Sil­i­con Val­ley’s lat­est startup of­fer­ing: a whole city

San Francisco Chronicle - - BUSINESS REPORT - By Max Chafkin

Y Com­bi­na­tor, the startup ac­cel­er­a­tor and in­vest­ment firm that helped produce Airbnb, Drop­box and In­stacart, is em­bark­ing on a project ar­guably more am­bi­tious than any com­pany.

“We want to build cities,” Y Com­bi­na­tor part­ner Adora Che­ung and Pres­i­dent Sam Alt­man wrote in an an­nounce­ment Mon­day. YC Re­search, Y Com­bi­na­tor’s non­profit arm, plans to so­licit pro­pos­als for re­search into con­struc­tion meth­ods, power sources, driver­less cars, even no­tions of zon­ing and prop­erty rights. Among other things, the project aims to de­velop ways to re­duce hous­ing ex­penses by 90 per­cent and to de­velop a city code of laws sim­ple enough to fit on 100 pages of text. Even­tu­ally the plan is to produce a pro­to­type city. “We’re not try­ing to build a utopia for techies,” says Che­ung, the project’s direc­tor and the for­mer CEO of failed house­clean­ing startup Home­joy. “This is a city for hu­mans.”

Ini­tial ap­pli­ca­tions are due July 30. Che­ung says she’ll start hir­ing re­searchers this year and is al­ready think­ing about pos­si­ble lo­ca­tions. If all goes well, the project would be a show­case for new ur­ban pol­icy ideas — and for the ex­pand­ing am­bi­tions of Y Com­bi­na­tor, which was dis­missed as un­se­ri­ous by ri­val ven­ture firms when it was founded in 2005. Early on, YC, as it’s known in Sil­i­con Val­ley, was best known for mak­ing in­vest­ments as low as $6,000, so small that its port­fo­lio companies were told to aim for “ra­men prof­itabil­ity,” or to gen­er­ate enough profit so that the founders could af­ford in­stant ra­men.

YC has since seeded more than 1,000 star­tups and today com­petes in later-stage deals

with the likes of Se­quoia Cap­i­tal and An­dreessen Horowitz through a $700 mil­lion ven­ture fund man­aged by for­mer Twit­ter Chief Op­er­at­ing Of­fi­cer Ali Rowghani. Alt­man formed YC Re­search last year with a $10 mil­lion per­sonal do­na­tion and a con­tention that “re­search in­sti­tu­tions can be bet­ter than they are today.” He now says the lab will even­tu­ally have an an­nual bud­get of $100 mil­lion. “The cen­tral theme is to work on things that we need for the suc­cess­ful evo­lu­tion of hu­man­ity,” says Alt­man.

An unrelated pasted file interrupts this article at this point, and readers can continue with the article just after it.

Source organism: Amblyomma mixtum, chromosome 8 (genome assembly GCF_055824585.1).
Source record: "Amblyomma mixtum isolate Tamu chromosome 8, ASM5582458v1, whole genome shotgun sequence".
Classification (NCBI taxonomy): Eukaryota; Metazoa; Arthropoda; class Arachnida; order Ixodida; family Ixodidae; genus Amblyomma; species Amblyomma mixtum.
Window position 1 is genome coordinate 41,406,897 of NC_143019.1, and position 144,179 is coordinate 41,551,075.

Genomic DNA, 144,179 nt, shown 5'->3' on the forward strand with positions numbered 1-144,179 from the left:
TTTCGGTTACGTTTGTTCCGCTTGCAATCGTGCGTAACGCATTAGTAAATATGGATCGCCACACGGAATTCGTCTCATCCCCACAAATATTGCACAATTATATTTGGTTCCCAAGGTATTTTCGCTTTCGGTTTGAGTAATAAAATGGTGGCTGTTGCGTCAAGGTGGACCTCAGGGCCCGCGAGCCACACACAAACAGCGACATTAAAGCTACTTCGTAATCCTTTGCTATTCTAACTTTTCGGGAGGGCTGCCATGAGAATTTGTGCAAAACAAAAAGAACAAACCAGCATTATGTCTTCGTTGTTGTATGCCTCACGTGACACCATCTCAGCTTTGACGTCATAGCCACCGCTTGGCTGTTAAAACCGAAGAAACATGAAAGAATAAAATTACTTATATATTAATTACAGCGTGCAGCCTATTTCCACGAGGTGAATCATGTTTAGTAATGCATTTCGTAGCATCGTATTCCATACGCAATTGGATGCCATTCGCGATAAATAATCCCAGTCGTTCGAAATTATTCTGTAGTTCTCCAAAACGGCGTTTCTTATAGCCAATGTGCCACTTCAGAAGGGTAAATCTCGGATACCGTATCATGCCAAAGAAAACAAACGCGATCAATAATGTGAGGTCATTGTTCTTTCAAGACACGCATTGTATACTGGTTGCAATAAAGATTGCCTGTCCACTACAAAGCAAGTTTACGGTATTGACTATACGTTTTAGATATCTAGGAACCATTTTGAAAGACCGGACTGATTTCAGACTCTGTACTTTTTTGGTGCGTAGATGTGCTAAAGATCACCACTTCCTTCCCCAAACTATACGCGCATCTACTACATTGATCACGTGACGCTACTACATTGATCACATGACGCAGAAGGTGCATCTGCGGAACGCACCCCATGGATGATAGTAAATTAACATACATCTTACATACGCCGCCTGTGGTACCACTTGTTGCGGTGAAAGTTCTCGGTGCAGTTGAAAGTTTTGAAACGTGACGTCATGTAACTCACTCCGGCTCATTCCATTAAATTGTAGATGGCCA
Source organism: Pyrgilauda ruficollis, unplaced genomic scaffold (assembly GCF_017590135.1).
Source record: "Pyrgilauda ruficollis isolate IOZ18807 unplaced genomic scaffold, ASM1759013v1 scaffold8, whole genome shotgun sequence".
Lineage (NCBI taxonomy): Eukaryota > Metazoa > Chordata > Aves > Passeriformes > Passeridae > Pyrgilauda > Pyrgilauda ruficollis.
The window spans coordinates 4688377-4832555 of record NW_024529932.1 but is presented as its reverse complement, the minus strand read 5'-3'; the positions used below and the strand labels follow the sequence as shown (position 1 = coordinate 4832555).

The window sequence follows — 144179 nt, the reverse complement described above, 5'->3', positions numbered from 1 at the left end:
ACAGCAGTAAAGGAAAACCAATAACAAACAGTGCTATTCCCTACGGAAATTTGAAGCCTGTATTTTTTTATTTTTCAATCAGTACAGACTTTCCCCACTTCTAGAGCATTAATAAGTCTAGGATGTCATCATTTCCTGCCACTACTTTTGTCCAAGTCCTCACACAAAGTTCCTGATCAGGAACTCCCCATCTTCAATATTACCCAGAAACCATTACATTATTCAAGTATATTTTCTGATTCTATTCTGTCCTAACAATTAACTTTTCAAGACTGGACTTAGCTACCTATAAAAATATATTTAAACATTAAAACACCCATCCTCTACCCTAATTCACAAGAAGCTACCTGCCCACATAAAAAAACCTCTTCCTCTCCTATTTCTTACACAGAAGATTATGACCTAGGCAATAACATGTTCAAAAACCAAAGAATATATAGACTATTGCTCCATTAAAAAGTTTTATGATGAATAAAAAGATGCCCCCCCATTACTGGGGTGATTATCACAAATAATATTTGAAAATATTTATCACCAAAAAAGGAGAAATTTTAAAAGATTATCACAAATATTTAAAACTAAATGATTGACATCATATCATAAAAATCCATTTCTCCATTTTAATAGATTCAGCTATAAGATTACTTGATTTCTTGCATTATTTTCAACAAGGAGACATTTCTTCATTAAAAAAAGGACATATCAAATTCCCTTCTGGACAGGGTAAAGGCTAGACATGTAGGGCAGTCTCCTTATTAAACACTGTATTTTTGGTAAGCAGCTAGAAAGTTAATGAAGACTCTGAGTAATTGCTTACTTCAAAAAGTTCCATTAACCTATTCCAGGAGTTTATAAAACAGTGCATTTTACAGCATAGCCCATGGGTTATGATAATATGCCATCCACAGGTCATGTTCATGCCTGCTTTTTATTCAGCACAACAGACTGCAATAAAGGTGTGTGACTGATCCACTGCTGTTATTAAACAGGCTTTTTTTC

In De­cem­ber, Alt­man and Elon Musk, the Tesla and SpaceX CEO, an­nounced the for­ma­tion of OpenAI, a re­search ef­fort aimed at en­sur­ing that ad­vances in ar­ti­fi­cial in­tel­li­gence don’t lead to killer robots that de­stroy hu­man civ­i­liza­tion. (Musk has sug­gested that ar­ti­fi­cial in­tel­li­gence could be “more dan­ger­ous than nukes.”) The fol­low­ing month, Alt­man an­nounced a long-term study into “ba­sic in­come,” the con­cept of giv­ing cit­i­zens a cash al­lowance to spend as they wish. (A pi­lot pro­gram is now in the works in Oak­land.) In May, Alt­man and com­puter sci­en­tist Alan Kay formed the Hu­man Ad­vance­ment Re­search Com­mu­nity, a re­search lab fo­cused on ed­u­ca­tion, among other things.

The city project in­serts YC into a long-run­ning de­bate over hous­ing af­ford­abil­ity. For years, ac­tivists in San Fran­cisco have blamed tech star­tups — es­pe­cially Airbnb, Y Com­bi­na­tor’s most valu­able port­fo­lio com­pany — for record-set­ting rents and home prices.

Alt­man de­nies that YC’s new re­search ef­forts rep­re­sent a re­sponse to the back­lash against tech in­vestors, char­ac­ter­iz­ing them as an an ef­fort to ap­ply the firm’s in­no­va­tion model to so­ci­ety’s most in­tractable prob­lems. “I be­lieve that we should view it as a ba­sic hu­man right to have enough money to af­ford food and shel­ter,” says Alt­man, re­fer­ring to the ba­sic in­come study. “It’s an idea that’s makes sense to most chil­dren.”

“We’re not try­ing to build a utopia for techies. This is a city for hu­mans.” Adora Che­ung, Y Com­bi­na­tor

Sean Gallup / Getty Im­ages

Sam Alt­man, pres­i­dent of Y Com­bi­na­tor, says they’re work­ing “for the suc­cess­ful evo­lu­tion of hu­man­ity.”

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